Army Wilks Award to Alyson Wilson

This year’s Army Wilks Award winner is Alyson Wilson, professor of statistics at North Carolina State University. The award—established to commemorate the career of Samuel S. Wilks and his service to the Army—is given to a deserving individual who has made a substantial contribution to statistical methodology and application affecting the practice or application of statistics to problems in defense and security. The Army Wilks Award is given periodically at the Conference on Applied Statistics in Defense (CASD), which was held October 19–22, 2015, at George Mason University in Fairfax, Virginia.

Bin Yu to give keynote at Women in Statistics and Data Science conference

The Conference for Women in Statistics and Data Science (WSDS), organised by the ASA, is to be held October 20–22 in Charlotte, North Carolina. WSDS 2016 will bring hundreds of statistical practitioners and data scientists together in celebration of women in statistics and data science. The focus is to empower women statisticians, biostatisticians, and data scientists by exchanging ideas and presenting technical talks on important, modern, and cutting-edge research; discussing how to establish fruitful multidisciplinary collaborations; and showcasing the accomplishments of successful women professionals.

Registration is open now, and the housing deadline is September 20. Conference registration ends October 4. Travel awards are available: apply by August 8. Find out more about the conference at

One of the featured speakers at WSDS is Bin Yu (along with Cynthia Clark, Stacy Lindborg and Wendy Martinez). Bin was interviewed about her career in interdisciplinary statistics for Amstat News: you can read the article at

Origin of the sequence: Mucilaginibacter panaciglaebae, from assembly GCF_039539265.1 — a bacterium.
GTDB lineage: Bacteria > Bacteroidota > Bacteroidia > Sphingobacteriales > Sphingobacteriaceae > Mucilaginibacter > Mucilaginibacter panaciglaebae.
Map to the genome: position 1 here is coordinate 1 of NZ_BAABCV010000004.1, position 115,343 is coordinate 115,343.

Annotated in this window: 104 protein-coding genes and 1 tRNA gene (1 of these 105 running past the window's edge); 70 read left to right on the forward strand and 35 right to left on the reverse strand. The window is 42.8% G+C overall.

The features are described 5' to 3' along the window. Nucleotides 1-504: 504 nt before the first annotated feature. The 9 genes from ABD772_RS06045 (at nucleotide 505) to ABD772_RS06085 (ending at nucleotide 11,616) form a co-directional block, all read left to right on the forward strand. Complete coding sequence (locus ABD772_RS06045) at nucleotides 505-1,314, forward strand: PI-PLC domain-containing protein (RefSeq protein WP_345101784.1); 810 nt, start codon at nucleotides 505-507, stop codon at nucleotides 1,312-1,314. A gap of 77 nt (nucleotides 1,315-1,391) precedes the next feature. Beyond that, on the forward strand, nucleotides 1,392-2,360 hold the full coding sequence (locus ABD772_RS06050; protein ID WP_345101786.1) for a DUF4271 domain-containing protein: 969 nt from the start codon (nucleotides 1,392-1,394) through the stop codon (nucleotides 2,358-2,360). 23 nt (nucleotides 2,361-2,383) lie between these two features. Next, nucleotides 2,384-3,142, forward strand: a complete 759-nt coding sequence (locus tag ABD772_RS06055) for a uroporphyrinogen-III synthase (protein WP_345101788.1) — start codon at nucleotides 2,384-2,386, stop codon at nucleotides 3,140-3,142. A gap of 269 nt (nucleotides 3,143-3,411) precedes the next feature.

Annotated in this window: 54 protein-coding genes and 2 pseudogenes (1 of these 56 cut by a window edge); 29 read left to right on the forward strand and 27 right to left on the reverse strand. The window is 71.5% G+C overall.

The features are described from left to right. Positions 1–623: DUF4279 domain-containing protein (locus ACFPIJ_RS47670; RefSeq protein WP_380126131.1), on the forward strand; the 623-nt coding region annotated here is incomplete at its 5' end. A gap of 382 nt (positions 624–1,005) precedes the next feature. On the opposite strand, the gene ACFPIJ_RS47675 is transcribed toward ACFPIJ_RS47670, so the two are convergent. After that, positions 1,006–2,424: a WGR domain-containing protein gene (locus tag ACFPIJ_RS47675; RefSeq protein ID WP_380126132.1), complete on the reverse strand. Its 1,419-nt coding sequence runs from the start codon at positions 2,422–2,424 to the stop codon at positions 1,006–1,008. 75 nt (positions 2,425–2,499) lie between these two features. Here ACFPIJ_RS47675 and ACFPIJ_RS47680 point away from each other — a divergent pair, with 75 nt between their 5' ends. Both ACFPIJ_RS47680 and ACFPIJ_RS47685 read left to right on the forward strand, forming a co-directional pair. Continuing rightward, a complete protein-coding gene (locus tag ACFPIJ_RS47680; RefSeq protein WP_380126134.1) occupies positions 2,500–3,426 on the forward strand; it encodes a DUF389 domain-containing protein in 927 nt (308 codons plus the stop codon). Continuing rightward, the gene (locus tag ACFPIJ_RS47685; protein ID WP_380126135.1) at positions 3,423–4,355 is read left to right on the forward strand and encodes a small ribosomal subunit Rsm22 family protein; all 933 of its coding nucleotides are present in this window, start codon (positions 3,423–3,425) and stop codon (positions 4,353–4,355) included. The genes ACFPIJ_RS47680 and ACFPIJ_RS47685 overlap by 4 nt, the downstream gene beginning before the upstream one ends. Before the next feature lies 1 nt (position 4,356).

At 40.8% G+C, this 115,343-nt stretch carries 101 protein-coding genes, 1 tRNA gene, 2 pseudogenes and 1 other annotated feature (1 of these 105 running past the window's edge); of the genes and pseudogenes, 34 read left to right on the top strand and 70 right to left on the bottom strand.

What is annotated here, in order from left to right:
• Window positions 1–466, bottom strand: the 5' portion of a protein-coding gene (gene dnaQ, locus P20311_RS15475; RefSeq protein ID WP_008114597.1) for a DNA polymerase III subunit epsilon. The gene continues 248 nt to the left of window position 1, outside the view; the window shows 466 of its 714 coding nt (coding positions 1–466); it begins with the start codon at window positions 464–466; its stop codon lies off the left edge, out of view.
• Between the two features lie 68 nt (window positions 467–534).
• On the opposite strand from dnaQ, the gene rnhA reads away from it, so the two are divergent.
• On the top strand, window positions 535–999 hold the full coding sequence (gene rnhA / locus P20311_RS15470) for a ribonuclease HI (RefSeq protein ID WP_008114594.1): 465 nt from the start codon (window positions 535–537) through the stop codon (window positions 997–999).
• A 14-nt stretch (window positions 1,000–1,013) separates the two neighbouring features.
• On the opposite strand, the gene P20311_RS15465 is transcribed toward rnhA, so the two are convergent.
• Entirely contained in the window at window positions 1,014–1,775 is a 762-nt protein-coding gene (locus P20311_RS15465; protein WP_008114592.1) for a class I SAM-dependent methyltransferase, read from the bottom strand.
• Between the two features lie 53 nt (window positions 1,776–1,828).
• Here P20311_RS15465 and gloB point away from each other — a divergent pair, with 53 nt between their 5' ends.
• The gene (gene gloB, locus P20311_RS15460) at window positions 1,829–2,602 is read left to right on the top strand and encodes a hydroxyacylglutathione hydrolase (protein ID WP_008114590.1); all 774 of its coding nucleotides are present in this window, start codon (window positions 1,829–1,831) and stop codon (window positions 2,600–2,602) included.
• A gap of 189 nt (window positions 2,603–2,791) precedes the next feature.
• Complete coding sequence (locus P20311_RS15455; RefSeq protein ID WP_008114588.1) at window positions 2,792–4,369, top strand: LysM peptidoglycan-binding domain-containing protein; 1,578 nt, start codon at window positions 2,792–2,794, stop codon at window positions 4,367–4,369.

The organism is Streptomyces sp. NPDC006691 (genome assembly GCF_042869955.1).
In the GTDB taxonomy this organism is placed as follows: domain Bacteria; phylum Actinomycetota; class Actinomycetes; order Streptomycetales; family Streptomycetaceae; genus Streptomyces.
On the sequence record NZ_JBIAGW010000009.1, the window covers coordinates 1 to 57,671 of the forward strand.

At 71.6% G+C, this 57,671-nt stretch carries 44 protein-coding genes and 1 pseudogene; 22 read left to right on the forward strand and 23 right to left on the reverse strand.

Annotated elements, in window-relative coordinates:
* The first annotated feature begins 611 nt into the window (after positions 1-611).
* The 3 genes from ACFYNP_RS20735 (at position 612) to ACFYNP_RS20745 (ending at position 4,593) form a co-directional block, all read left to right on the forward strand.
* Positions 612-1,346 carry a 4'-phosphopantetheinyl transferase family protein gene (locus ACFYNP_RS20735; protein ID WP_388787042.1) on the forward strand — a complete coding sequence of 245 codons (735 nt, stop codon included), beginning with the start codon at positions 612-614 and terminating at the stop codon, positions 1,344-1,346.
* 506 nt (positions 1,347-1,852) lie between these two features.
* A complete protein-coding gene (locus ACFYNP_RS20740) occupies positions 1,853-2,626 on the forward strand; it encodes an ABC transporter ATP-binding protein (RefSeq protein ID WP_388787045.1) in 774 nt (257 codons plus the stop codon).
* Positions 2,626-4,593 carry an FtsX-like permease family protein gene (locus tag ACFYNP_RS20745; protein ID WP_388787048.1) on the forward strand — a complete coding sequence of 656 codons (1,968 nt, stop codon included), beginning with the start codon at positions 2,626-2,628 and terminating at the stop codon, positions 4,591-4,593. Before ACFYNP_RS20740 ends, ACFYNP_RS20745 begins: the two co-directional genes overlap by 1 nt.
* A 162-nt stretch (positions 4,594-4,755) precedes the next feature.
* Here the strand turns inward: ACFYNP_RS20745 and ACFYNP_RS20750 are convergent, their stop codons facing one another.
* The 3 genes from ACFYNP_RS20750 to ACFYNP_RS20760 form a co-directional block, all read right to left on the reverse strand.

In the interview, Bin talks about four of her current projects. One of these, a long-term collaboration with biologists Erwin Frise and Sue Celniker of Lawrence Berkeley National Lab (LBNL) that uses novel spatial gene expression data to understand how organs are formed in the fruit-fly, was profiled in the Berkeley Lab news center (Mapping a Cell’s Destiny: New Berkeley Lab Tool Speeds Discovery of Spatial Patterns in Gene Networks, Bin has been working on this with her students Siqi Wu and Karl Kumbier and former postdocs Antony Joseph and Siva Balakrishnan; they also work with Wei Xu’s computer science team at Tshinghua University to scale up the computations by building upon open-source platforms Spark and Fiji.

She says, “This is my favorite data science project since it represents an iterative knowledge discovery process that is complete with wet-lab knockout experiments, statistical and machine learning methodology development, and software development for other groups to go after heterogeneous building blocks hidden in their data, spatial or not. This project also motivated exciting theoretical work on dictionary learning. The theoretical study has made us go back to practice for the next step of devising uncertainty measures. It would not have been possible without my amazing student, Siqi Wu.”

Bin Yu will also be giving this year’s Rietz Lecture: see the preview here.